Syrian regime 'targeting' children

The Syrian regime is being accused of targeting, torturing and capturing children, according to the United Nations' human rights chief.

UN human rights chief says kids being tortured

UN Human Rights chief Navi Pillay told BBC news the attacks on children by Syrian troops seem to be targeted. (Reuters)

The Syrian regime is targeting, torturing and capturing children, according to the United Nations’ human rights chief.

In an interview with the BBC, Navi Pillay said Wednesday one of the most shocking developments in the year-long crackdown against dissidents is the roundup of hundreds by Syrian forces.

"They've gone for the children — for whatever purposes — in large numbers. Hundreds detained and tortured …" Pillay said in the interview. "Children shot in the knees; held together with adults in really inhumane conditions; denied medical treatment for their injuries; either held as hostages or held as sources of information or sheer brutality of this whole clampdown."

Pillay said the action seems to be "systematic and targeted" and believes there is enough evidence to refer Syria and its leader, President Bashar al-Assad, to the International Criminal Court in the Hague.

Navi Pillay says there is now enough evidence to refer Syria's leadership to the International Criminal Court. (Associated Press)
"There has been quite a body of evidence building up with the UN inquiries," added Pillay's spokesman, Rupert Colville.

During an interview via Skype from Geneva, Colville mentioned several reported incidents, including the torture and killing of a 13-year-old-boy and the shooting of a two-year-old girl by a sniper.

"The case of a 13-year-old who was tortured to death and shot …[included] really horrific pictures of his body sent back to his parents," Colville said. "In some cases we have pretty strong video evidence, and also the UN reports [have] quite strict technology to put credence into something before you put it into such a report."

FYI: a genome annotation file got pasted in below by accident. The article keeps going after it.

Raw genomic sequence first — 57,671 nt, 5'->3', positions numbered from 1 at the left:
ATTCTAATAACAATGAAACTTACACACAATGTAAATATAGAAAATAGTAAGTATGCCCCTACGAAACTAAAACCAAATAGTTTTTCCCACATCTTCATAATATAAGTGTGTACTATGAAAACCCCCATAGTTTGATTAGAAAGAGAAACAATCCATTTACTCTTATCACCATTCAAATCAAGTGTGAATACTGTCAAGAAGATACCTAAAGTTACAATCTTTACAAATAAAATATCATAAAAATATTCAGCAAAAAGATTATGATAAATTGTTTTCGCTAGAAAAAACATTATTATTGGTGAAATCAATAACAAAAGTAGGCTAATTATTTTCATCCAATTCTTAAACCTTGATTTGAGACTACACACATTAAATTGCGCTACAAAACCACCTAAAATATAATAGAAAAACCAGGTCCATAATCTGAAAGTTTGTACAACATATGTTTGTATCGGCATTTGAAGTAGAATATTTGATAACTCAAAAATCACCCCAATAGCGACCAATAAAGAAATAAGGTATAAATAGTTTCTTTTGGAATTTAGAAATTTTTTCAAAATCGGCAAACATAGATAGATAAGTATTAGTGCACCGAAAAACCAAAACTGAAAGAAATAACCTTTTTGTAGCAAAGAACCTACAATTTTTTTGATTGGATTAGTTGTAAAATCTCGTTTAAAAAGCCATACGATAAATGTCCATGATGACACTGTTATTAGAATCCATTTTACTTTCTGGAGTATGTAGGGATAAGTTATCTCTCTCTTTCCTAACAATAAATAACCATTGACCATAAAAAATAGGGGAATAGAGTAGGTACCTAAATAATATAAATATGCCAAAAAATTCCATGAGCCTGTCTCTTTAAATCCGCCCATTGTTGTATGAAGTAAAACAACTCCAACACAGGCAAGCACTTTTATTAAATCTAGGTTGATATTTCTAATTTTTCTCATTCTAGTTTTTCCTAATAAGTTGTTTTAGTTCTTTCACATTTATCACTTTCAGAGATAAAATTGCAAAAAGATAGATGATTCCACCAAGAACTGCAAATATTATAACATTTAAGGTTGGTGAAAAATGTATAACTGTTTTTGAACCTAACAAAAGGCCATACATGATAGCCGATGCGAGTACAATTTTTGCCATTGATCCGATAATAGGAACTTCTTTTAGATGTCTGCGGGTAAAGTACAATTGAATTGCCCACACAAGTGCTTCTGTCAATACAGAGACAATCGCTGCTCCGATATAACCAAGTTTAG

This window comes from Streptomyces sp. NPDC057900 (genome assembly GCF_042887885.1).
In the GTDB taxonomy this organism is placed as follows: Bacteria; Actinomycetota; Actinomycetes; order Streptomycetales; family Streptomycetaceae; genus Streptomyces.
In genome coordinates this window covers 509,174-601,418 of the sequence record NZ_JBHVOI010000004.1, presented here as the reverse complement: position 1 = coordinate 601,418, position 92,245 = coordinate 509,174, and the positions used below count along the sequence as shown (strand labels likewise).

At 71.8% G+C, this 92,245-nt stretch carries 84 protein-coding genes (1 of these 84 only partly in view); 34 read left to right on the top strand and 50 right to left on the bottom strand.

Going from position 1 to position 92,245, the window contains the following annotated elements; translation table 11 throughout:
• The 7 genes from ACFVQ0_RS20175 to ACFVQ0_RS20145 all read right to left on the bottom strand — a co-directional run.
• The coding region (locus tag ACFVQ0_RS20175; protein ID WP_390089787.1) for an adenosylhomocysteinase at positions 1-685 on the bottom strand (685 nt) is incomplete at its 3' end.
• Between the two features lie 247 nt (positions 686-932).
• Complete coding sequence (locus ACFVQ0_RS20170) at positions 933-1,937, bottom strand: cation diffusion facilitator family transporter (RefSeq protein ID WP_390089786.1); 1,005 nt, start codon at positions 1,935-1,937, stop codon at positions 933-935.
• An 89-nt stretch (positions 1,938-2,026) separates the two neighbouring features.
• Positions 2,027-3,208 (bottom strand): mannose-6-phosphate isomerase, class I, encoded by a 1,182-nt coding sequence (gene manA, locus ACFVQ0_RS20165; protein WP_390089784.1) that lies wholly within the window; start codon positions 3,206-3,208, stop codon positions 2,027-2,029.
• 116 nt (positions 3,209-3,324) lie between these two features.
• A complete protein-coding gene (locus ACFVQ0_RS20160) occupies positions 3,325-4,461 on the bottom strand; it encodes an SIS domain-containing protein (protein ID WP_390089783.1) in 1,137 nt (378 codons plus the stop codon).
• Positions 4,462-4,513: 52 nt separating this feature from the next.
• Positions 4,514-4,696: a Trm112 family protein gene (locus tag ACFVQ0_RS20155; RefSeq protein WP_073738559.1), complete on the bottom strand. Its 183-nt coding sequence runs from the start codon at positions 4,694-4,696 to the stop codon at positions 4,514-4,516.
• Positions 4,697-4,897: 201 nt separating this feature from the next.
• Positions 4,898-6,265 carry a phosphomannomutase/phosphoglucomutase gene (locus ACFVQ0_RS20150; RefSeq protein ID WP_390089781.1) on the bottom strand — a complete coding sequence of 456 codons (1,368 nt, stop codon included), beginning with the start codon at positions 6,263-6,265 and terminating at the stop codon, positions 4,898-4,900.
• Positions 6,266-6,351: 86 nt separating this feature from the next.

Colville said it is likely the torture of children is meant to deter opposition protests.

However, dissident forces are not without possible legal worries of their own. There have also been various reports that the Free Syria Army — led by defectors from Syria’s security forces and government — has begun recruiting child soldiers to fight.

Child soldiers captured by government forces should not be held accountable, he said.

"The Syrian government should treat any such child, according to the circumstances, with sympathy and with an effort to rehabilitate the child marked to be a fighter," he said. "No child should be tortured."

On Tuesday Syria accepted UN envoy Kofi Annan's a six-point peace plan that seeks to bring an end to the violence that has been going on for more than a year. But critics of the regime were skeptical about the Syria’s true intentions and commitment to the plan.

News of the peace plan came on the heels of the UN’s announcement it had raised of the civilian casualty estimate to 9,000.

Opposition strongholds fall

In Syria, government forces have captured a northern town from rebels after four days of fighting in which more than 40 people were killed and homes were burned down, activists said Wednesday.

It was the latest in a string of opposition strongholds to fall to ruthless assaults by the better-equipped Syrian military. Activists also reported clashes between Syrian army units and rebels in the country's centre and east.

The Local Co-ordination Committees network said there were many unidentified corpses and wounded people in the streets of Saraqeb, the northern opposition town that the military seized after a four-day offensive that began Sunday.